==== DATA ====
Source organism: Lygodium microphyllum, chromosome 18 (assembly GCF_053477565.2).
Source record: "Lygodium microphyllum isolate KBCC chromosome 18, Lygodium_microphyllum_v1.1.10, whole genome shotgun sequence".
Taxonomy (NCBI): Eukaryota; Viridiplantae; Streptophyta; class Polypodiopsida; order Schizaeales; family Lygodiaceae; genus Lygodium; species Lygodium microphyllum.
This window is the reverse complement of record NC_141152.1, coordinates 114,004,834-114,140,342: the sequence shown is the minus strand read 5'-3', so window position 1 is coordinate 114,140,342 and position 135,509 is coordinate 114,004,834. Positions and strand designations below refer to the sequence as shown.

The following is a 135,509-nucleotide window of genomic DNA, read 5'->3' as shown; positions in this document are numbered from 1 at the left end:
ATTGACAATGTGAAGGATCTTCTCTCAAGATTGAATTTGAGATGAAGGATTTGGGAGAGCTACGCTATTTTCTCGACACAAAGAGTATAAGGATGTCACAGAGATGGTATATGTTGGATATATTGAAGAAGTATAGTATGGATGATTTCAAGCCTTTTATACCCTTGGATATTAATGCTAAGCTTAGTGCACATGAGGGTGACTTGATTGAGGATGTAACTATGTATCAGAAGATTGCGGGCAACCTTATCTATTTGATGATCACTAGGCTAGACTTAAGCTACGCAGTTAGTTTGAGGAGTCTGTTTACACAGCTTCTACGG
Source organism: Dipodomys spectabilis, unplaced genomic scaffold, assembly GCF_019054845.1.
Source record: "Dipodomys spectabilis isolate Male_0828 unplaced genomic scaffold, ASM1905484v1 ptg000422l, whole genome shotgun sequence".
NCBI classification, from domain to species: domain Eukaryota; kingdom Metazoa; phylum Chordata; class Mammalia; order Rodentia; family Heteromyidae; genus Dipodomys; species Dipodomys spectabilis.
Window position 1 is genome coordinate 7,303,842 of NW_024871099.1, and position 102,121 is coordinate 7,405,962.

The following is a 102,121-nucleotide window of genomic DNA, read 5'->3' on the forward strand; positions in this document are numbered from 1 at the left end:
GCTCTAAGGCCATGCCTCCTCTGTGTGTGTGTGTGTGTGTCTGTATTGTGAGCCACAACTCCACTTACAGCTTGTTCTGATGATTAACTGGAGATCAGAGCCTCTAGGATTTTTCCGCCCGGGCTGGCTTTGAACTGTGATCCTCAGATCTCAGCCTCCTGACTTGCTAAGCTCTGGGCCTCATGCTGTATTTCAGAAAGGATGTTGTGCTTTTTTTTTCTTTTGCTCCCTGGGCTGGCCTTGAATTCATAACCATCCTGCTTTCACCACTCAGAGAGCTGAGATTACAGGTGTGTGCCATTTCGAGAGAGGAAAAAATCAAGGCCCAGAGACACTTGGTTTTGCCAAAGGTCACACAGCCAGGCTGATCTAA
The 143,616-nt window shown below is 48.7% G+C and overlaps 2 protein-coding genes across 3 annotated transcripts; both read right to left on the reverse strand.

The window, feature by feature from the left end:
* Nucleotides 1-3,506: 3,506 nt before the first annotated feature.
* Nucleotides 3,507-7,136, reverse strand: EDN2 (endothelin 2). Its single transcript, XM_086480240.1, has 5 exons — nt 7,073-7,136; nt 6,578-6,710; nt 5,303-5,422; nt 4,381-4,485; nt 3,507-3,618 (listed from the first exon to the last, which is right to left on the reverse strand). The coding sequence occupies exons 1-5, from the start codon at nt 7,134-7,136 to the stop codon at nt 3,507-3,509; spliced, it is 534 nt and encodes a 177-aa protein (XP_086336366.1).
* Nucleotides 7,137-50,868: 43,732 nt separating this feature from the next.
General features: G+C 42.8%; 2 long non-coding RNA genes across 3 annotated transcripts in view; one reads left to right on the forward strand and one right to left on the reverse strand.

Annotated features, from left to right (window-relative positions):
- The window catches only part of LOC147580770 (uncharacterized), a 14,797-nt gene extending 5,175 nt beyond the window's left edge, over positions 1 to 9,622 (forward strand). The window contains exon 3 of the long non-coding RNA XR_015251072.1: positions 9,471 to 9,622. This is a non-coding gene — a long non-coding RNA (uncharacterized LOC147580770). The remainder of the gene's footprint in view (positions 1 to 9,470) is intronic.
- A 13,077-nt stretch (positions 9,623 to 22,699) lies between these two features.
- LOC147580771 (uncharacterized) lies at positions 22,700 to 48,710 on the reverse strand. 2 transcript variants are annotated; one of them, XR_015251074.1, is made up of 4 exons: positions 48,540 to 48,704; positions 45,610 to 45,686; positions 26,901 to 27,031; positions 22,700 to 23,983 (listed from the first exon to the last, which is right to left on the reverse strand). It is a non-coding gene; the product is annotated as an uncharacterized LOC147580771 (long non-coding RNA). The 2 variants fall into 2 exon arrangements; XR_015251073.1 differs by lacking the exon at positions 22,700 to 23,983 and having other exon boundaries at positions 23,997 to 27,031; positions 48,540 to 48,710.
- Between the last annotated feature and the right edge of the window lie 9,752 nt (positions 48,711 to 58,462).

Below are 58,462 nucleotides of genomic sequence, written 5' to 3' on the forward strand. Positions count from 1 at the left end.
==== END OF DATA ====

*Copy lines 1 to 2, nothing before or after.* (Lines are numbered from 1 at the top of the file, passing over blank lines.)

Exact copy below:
Source organism: Lygodium microphyllum, chromosome 18 (assembly GCF_053477565.2).
Source record: "Lygodium microphyllum isolate KBCC chromosome 18, Lygodium_microphyllum_v1.1.10, whole genome shotgun sequence".